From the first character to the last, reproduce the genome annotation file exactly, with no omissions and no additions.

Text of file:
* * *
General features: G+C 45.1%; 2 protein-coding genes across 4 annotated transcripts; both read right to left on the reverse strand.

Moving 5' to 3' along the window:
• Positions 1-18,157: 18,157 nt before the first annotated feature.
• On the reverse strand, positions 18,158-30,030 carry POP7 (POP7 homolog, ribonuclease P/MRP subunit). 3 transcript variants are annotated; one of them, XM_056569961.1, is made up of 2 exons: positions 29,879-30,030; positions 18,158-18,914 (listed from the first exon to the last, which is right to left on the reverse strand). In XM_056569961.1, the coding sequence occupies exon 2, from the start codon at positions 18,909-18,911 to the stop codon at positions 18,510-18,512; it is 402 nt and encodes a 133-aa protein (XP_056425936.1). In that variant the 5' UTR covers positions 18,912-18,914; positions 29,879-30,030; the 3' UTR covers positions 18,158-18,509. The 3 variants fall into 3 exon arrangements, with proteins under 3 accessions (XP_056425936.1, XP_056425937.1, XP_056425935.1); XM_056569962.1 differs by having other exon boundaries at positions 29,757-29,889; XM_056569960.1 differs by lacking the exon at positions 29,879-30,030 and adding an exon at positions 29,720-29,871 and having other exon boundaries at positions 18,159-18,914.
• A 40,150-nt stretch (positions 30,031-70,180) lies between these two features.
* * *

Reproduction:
General features: G+C 45.1%; 2 protein-coding genes across 4 annotated transcripts; both read right to left on the reverse strand.

Moving 5' to 3' along the window:
• Positions 1-18,157: 18,157 nt before the first annotated feature.
• On the reverse strand, positions 18,158-30,030 carry POP7 (POP7 homolog, ribonuclease P/MRP subunit). 3 transcript variants are annotated; one of them, XM_056569961.1, is made up of 2 exons: positions 29,879-30,030; positions 18,158-18,914 (listed from the first exon to the last, which is right to left on the reverse strand). In XM_056569961.1, the coding sequence occupies exon 2, from the start codon at positions 18,909-18,911 to the stop codon at positions 18,510-18,512; it is 402 nt and encodes a 133-aa protein (XP_056425936.1). In that variant the 5' UTR covers positions 18,912-18,914; positions 29,879-30,030; the 3' UTR covers positions 18,158-18,509. The 3 variants fall into 3 exon arrangements, with proteins under 3 accessions (XP_056425936.1, XP_056425937.1, XP_056425935.1); XM_056569962.1 differs by having other exon boundaries at positions 29,757-29,889; XM_056569960.1 differs by lacking the exon at positions 29,879-30,030 and adding an exon at positions 29,720-29,871 and having other exon boundaries at positions 18,159-18,914.
• A 40,150-nt stretch (positions 30,031-70,180) lies between these two features.